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- The Boy Scounts on a Submarine - 6/24 -

hurt much?"

The boy looked curiously at the pair. "Say, do you always say the same thing like that? You ain't the same boy, are you? Feller went over to the Hospital."

"Hurt much?" said the boys.

"There you go again! Why, he limped, and I'll bet he's lame to-morrow but I guess he ain't in a dyin' condition."

The boys watched while the unfortunate young horse was loaded on the truck, then turned toward the hospital.

"What you got?" said Beany, "A sore throat?"

"I say not," cried his brother. "That's a symptom of scarlet fever. They would jug us in the detention ward. I'm goin' to have a splittin' headache."

'That's scarlet fever too," said his brother.

"Pick somethin' a boy's apt to have."

"Hot dogs then," said Beany. "I got an awful pain."

A delightful, dimply nurse met them at the Hospital. She heard their tale of woo sympathetically, and the boys, with a wisdom beyond their years, beamed back at her.

"I will fix you something that won't spoil all the rest of your day," she said; and quickly stirred something in a glass that looked suspiciously like ginger and tasted like red pepper.

They were still talking, "stallin' along" as Porky said afterwards, when a group of people came out of the inner office. Colonel Bright led the way, his daughter on his arm.

"Yes, indeed," he was saying to the doctor, "she will be all right now. It was a wonderfully narrow escape for both of them. Do all you can for Captain DuChassis. I'm sorry you won't let me take him home with me to-night. We are really very comfortably fixed in Syracuse."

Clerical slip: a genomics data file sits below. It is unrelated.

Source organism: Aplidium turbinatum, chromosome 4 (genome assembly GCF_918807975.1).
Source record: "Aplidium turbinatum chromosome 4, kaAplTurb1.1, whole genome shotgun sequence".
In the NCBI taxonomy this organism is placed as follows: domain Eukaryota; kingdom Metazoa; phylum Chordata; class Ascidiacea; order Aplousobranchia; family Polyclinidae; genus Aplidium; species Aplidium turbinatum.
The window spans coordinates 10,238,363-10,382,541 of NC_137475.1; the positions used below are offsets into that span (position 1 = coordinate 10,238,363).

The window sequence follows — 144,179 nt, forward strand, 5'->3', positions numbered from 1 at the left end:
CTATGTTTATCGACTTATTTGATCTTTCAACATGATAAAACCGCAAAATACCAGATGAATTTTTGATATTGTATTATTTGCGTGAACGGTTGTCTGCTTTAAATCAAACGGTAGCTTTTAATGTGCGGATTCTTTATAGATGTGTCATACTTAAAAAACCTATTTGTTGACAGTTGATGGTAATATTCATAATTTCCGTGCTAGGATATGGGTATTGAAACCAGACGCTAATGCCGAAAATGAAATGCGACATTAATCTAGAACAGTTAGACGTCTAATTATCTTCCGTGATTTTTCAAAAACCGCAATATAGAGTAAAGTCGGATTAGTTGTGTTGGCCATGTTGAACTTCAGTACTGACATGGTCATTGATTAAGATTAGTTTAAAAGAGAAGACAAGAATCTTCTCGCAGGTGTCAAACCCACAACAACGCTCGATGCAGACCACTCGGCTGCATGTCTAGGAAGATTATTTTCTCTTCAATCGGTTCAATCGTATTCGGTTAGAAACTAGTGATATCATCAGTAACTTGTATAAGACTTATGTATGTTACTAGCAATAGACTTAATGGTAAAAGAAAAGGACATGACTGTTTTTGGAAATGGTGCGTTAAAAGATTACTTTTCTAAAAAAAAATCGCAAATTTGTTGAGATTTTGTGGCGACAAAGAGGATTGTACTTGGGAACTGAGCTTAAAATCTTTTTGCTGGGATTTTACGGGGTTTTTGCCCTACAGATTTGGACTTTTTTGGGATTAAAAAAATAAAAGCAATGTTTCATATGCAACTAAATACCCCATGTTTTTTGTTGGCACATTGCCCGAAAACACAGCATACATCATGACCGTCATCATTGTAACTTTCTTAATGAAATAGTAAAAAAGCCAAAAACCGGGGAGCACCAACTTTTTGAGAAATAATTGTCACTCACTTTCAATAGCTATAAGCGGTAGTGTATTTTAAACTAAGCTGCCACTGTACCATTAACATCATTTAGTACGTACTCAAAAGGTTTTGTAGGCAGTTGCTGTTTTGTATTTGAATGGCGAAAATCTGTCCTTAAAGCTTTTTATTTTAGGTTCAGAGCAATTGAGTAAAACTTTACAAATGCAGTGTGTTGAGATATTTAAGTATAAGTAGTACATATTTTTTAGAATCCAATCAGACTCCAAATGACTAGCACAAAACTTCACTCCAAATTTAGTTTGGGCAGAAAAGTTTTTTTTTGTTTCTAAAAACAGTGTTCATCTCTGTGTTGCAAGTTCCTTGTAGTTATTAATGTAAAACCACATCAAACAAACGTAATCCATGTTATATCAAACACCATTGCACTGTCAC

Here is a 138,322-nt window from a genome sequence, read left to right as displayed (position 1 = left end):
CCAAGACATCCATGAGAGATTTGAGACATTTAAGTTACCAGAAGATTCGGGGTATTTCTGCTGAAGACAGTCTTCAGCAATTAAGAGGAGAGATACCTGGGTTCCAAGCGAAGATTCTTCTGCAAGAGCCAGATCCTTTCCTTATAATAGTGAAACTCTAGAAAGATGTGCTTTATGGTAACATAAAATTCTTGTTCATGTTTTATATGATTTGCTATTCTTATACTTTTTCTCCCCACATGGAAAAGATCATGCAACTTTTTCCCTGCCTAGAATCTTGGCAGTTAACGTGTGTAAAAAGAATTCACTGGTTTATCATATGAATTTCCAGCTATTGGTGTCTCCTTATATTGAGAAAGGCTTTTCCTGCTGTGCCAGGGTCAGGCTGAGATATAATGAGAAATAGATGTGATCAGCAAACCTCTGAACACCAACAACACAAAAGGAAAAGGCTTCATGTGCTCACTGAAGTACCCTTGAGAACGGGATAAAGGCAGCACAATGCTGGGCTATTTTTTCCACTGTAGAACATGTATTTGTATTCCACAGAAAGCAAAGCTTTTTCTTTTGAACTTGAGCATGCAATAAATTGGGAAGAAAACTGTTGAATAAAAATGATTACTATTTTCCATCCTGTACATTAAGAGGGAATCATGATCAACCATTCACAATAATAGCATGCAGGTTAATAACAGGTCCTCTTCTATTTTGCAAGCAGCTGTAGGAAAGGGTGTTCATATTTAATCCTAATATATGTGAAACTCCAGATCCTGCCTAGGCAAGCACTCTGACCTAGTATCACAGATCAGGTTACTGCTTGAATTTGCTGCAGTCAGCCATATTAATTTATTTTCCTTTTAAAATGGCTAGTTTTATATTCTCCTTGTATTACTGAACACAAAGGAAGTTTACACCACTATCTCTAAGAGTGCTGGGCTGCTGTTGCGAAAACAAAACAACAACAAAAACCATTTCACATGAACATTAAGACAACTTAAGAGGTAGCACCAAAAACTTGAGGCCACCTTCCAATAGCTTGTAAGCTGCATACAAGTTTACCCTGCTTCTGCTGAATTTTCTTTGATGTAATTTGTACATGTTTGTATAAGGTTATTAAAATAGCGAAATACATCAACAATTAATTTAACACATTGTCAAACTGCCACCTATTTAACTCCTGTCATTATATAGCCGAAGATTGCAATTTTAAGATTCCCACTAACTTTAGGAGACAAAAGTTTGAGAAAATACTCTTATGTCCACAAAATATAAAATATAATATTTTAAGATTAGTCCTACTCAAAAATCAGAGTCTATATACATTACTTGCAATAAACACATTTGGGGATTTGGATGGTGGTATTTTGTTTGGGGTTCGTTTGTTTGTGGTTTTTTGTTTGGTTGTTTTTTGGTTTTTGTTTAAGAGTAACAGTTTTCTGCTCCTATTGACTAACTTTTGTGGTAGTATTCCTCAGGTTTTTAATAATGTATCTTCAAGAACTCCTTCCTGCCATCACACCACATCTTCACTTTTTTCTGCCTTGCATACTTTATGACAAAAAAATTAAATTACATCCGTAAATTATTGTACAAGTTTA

"Well, that's lucky," sighed Porky. "We know where he is for a few hours anyhow. Now there wont be any murderin' done while we find out just what's what."

"People are beginnin' to thin out. What time is it? Just five? Great Scott! We better be on our way. Where will we meet?"

"Le's stay in the Mounted Police Camp tonight. Colonel Handler, told us we could, and this is official business all right."

Beany reached the greenhouses and amused himself by talking with Mr. O'Neill, the head gardener. Porky lounged against the gate, and watched the tired sightseers drag out. By six they were all gone, and Porky felt that he could go back and sit down awhile. It occurred to him to get a close look at a wonderful piece of Mr. O'Neill's work that stood in the center of the beautiful lawn facing the central gateway.

The floral piece was a little house, about the size of a large dog house, all made of growing plants. The sides were green, and the roof was lovely shades of red foliage plants. They were all clipped short and smooth, and it was the prettiest thing imaginable. There was even a door with broad hinges, looking as though it would really open, and the little windows were glass. Porky had always thought that the inside must be of solid earth; but when he walked close, and stooped to look in he was surprised to find it a real little wooden house with wooden wall and floor, and over that a steel lattice work where the plants were rooted in moss and earth. He pushed against the door, and it fell in. He had trouble in getting it up, and was afraid some of the guards would happen along, so he crawled inside. It was softly warm from the hot sun that had beat on the plants and earth all day, and after he had propped the door it, he leaned against the wall. And immediately what did Porky Potter do but fall asleep.

The sun went down and the dusty panes of glass in the little house reflected the glancing lights of official automobiles that swept along the smooth drives. Far away on the hill the bugles sounded taps. Some one leaned against the little house, and Porky woke with a start. A man's shoulders bulked against one of the little windows as he lowered himself to the soft grass and leaned against the house.

Some one chuckled.

"Sit down," said a deep, coarse voice. "This is safe as a desert."

"What's inside this ornament?" asked another.